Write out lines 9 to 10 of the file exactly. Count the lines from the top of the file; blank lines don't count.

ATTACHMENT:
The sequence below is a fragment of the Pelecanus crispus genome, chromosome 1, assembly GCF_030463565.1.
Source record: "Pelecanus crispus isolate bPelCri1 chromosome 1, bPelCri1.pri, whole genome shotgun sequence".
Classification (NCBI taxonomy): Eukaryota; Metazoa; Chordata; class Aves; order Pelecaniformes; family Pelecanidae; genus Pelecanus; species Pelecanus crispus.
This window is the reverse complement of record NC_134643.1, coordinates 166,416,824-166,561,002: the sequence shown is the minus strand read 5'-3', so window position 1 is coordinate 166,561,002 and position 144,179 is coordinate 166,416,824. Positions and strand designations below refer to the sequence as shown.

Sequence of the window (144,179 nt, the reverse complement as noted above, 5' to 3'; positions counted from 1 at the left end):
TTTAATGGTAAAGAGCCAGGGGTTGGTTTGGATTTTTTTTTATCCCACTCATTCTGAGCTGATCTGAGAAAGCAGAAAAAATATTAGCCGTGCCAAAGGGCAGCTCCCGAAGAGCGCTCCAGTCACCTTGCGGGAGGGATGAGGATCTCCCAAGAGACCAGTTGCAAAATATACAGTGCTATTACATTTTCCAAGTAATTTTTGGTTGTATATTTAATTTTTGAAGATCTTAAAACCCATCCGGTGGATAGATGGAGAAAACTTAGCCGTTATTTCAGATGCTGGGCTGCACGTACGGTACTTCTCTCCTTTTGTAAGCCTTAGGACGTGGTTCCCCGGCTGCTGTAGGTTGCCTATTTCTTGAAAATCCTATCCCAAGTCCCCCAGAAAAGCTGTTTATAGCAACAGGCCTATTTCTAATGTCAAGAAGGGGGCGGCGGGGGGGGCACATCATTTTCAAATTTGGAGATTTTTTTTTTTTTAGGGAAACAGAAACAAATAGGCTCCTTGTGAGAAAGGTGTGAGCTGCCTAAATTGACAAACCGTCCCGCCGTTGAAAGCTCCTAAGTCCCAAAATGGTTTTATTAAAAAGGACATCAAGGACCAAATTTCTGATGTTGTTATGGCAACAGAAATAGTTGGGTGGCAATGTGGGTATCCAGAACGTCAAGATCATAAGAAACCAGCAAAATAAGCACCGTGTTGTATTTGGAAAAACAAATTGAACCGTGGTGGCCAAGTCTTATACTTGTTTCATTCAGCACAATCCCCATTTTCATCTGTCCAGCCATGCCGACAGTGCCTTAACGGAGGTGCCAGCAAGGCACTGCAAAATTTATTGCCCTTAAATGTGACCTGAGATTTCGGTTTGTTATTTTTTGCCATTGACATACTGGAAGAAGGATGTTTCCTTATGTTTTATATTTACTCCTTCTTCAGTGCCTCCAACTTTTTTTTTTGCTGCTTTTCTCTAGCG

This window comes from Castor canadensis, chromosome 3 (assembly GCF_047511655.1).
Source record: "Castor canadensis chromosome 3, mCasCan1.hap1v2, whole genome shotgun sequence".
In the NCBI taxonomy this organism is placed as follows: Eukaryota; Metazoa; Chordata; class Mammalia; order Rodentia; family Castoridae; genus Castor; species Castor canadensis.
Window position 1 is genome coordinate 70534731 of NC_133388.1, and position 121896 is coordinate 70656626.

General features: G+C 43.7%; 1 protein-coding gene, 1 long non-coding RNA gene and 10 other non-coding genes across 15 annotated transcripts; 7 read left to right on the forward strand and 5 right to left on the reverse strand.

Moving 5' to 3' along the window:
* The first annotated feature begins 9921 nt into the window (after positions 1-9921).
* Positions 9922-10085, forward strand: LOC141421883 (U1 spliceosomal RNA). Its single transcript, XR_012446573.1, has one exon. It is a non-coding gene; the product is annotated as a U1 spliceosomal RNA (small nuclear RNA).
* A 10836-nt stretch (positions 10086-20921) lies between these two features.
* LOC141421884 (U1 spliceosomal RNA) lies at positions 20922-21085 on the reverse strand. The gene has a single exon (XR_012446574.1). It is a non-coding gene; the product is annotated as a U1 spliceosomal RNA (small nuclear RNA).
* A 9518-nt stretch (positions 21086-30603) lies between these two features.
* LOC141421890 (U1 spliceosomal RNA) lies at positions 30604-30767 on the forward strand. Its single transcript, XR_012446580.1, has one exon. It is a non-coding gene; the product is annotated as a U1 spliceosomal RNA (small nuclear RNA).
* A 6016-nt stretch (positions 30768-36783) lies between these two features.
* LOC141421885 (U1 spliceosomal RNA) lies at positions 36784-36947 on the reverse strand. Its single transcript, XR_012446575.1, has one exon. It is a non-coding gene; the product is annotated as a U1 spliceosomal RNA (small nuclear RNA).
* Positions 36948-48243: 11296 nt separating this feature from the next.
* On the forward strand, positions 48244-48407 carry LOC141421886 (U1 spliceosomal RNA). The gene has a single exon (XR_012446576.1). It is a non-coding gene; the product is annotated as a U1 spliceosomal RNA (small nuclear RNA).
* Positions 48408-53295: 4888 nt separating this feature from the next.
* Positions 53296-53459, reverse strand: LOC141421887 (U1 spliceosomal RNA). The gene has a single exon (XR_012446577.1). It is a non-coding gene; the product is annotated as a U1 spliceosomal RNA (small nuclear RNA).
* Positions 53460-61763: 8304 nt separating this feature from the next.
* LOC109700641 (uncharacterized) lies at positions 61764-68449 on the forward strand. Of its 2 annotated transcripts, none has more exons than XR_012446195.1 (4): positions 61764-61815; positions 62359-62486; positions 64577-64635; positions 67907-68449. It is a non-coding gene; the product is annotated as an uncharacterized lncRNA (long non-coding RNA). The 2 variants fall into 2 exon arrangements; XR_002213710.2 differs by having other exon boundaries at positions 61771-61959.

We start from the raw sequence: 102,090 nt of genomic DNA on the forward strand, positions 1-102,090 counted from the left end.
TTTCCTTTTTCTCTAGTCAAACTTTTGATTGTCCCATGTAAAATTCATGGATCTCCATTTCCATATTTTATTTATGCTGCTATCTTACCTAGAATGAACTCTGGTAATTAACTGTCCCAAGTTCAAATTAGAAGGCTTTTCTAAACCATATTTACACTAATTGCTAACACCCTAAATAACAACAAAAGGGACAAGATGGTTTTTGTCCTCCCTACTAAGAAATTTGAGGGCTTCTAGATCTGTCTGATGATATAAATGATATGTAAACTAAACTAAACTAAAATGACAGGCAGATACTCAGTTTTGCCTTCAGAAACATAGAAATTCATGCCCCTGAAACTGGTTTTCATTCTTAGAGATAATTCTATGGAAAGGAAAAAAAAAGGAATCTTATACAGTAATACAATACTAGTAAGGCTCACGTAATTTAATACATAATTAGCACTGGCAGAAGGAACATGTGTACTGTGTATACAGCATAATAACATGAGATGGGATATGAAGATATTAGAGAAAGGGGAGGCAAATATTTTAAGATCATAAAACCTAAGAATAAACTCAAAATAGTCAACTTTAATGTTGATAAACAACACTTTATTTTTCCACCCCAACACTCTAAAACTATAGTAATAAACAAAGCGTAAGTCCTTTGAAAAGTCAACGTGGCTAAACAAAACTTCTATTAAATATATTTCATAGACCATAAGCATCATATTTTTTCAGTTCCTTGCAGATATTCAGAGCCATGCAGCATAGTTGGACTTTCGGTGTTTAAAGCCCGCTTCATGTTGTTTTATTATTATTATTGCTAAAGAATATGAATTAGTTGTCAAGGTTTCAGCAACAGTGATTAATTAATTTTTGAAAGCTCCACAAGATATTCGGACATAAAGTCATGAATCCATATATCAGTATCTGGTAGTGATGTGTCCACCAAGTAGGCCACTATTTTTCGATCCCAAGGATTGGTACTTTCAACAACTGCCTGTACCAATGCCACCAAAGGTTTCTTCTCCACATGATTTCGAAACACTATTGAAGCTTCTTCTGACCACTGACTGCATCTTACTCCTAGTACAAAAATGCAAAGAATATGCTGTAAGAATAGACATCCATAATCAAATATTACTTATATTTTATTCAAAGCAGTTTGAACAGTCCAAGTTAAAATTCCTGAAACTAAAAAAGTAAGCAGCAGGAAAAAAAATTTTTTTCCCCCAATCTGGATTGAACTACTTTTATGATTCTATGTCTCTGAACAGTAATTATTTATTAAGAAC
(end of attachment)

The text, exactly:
In the NCBI taxonomy this organism is placed as follows: Eukaryota; Metazoa; Chordata; class Mammalia; order Rodentia; family Castoridae; genus Castor; species Castor canadensis.
Window position 1 is genome coordinate 70534731 of NC_133388.1, and position 121896 is coordinate 70656626.